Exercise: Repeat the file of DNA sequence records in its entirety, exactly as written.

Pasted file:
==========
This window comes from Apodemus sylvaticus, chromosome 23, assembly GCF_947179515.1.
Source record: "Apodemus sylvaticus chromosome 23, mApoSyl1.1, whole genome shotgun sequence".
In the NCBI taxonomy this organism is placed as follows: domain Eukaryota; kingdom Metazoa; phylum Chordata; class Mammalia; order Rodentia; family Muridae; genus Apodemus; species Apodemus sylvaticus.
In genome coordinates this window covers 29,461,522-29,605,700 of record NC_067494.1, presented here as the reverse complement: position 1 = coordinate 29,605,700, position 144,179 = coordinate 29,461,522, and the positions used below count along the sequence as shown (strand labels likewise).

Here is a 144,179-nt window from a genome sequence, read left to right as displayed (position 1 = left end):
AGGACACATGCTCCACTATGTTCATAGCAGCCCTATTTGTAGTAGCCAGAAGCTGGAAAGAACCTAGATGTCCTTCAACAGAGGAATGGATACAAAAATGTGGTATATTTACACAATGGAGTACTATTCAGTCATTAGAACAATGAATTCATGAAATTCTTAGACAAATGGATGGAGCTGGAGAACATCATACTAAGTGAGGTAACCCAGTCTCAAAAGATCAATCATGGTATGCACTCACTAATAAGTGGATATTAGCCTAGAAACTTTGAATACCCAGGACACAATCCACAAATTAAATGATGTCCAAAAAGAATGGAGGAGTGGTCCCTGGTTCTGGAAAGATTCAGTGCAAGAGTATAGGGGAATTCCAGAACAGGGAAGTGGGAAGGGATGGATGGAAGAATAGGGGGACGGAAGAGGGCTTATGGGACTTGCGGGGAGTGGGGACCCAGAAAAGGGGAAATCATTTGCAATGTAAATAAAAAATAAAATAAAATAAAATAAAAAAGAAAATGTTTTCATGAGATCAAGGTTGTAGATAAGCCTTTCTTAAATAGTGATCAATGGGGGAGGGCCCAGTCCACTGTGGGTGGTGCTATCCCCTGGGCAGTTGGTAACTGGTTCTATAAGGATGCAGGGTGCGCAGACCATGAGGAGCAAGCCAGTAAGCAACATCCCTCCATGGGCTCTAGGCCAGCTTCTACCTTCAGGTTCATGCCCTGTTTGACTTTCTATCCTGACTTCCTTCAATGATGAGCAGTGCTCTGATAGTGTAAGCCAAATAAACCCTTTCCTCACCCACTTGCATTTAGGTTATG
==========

This window comes from Apodemus sylvaticus, chromosome 23, assembly GCF_947179515.1.
Source record: "Apodemus sylvaticus chromosome 23, mApoSyl1.1, whole genome shotgun sequence".
In the NCBI taxonomy this organism is placed as follows: domain Eukaryota; kingdom Metazoa; phylum Chordata; class Mammalia; order Rodentia; family Muridae; genus Apodemus; species Apodemus sylvaticus.
In genome coordinates this window covers 29,461,522-29,605,700 of record NC_067494.1, presented here as the reverse complement: position 1 = coordinate 29,605,700, position 144,179 = coordinate 29,461,522, and the positions used below count along the sequence as shown (strand labels likewise).

Here is a 144,179-nt window from a genome sequence, read left to right as displayed (position 1 = left end):
AGGACACATGCTCCACTATGTTCATAGCAGCCCTATTTGTAGTAGCCAGAAGCTGGAAAGAACCTAGATGTCCTTCAACAGAGGAATGGATACAAAAATGTGGTATATTTACACAATGGAGTACTATTCAGTCATTAGAACAATGAATTCATGAAATTCTTAGACAAATGGATGGAGCTGGAGAACATCATACTAAGTGAGGTAACCCAGTCTCAAAAGATCAATCATGGTATGCACTCACTAATAAGTGGATATTAGCCTAGAAACTTTGAATACCCAGGACACAATCCACAAATTAAATGATGTCCAAAAAGAATGGAGGAGTGGTCCCTGGTTCTGGAAAGATTCAGTGCAAGAGTATAGGGGAATTCCAGAACAGGGAAGTGGGAAGGGATGGATGGAAGAATAGGGGGACGGAAGAGGGCTTATGGGACTTGCGGGGAGTGGGGACCCAGAAAAGGGGAAATCATTTGCAATGTAAATAAAAAATAAAATAAAATAAAATAAAAAAGAAAATGTTTTCATGAGATCAAGGTTGTAGATAAGCCTTTCTTAAATAGTGATCAATGGGGGAGGGCCCAGTCCACTGTGGGTGGTGCTATCCCCTGGGCAGTTGGTAACTGGTTCTATAAGGATGCAGGGTGCGCAGACCATGAGGAGCAAGCCAGTAAGCAACATCCCTCCATGGGCTCTAGGCCAGCTTCTACCTTCAGGTTCATGCCCTGTTTGACTTTCTATCCTGACTTCCTTCAATGATGAGCAGTGCTCTGATAGTGTAAGCCAAATAAACCCTTTCCTCACCCACTTGCATTTAGGTTATG